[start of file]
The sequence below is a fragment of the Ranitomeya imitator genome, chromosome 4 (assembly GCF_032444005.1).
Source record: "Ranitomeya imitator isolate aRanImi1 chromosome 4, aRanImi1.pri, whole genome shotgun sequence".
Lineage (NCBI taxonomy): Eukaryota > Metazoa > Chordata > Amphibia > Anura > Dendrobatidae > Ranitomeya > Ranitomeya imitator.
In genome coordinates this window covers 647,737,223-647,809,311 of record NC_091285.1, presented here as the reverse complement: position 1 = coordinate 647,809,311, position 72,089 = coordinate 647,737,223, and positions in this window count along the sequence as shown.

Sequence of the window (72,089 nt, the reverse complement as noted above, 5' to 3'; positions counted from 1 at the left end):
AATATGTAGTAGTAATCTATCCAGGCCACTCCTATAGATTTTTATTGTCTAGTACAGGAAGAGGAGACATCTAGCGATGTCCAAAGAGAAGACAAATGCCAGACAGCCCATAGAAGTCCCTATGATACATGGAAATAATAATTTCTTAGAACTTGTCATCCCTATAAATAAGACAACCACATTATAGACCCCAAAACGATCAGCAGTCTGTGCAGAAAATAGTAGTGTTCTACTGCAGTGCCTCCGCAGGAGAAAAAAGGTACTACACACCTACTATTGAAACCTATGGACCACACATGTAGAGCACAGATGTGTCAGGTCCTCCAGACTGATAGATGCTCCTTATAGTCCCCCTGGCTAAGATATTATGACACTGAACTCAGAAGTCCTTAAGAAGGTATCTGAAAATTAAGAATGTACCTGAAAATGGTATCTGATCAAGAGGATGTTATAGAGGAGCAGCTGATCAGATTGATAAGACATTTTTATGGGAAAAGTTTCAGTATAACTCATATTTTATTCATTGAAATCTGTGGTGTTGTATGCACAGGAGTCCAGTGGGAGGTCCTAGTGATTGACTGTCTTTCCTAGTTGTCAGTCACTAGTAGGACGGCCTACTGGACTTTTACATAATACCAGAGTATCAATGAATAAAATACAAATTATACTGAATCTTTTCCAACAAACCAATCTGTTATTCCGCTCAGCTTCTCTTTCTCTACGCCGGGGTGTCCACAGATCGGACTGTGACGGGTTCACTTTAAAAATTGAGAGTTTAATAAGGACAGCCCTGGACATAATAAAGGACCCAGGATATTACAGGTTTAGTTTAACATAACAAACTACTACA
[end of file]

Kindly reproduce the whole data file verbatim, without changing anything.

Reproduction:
The sequence below is a fragment of the Ranitomeya imitator genome, chromosome 4 (assembly GCF_032444005.1).
Source record: "Ranitomeya imitator isolate aRanImi1 chromosome 4, aRanImi1.pri, whole genome shotgun sequence".
Lineage (NCBI taxonomy): Eukaryota > Metazoa > Chordata > Amphibia > Anura > Dendrobatidae > Ranitomeya > Ranitomeya imitator.
In genome coordinates this window covers 647,737,223-647,809,311 of record NC_091285.1, presented here as the reverse complement: position 1 = coordinate 647,809,311, position 72,089 = coordinate 647,737,223, and positions in this window count along the sequence as shown.

Sequence of the window (72,089 nt, the reverse complement as noted above, 5' to 3'; positions counted from 1 at the left end):
AATATGTAGTAGTAATCTATCCAGGCCACTCCTATAGATTTTTATTGTCTAGTACAGGAAGAGGAGACATCTAGCGATGTCCAAAGAGAAGACAAATGCCAGACAGCCCATAGAAGTCCCTATGATACATGGAAATAATAATTTCTTAGAACTTGTCATCCCTATAAATAAGACAACCACATTATAGACCCCAAAACGATCAGCAGTCTGTGCAGAAAATAGTAGTGTTCTACTGCAGTGCCTCCGCAGGAGAAAAAAGGTACTACACACCTACTATTGAAACCTATGGACCACACATGTAGAGCACAGATGTGTCAGGTCCTCCAGACTGATAGATGCTCCTTATAGTCCCCCTGGCTAAGATATTATGACACTGAACTCAGAAGTCCTTAAGAAGGTATCTGAAAATTAAGAATGTACCTGAAAATGGTATCTGATCAAGAGGATGTTATAGAGGAGCAGCTGATCAGATTGATAAGACATTTTTATGGGAAAAGTTTCAGTATAACTCATATTTTATTCATTGAAATCTGTGGTGTTGTATGCACAGGAGTCCAGTGGGAGGTCCTAGTGATTGACTGTCTTTCCTAGTTGTCAGTCACTAGTAGGACGGCCTACTGGACTTTTACATAATACCAGAGTATCAATGAATAAAATACAAATTATACTGAATCTTTTCCAACAAACCAATCTGTTATTCCGCTCAGCTTCTCTTTCTCTACGCCGGGGTGTCCACAGATCGGACTGTGACGGGTTCACTTTAAAAATTGAGAGTTTAATAAGGACAGCCCTGGACATAATAAAGGACCCAGGATATTACAGGTTTAGTTTAACATAACAAACTACTACA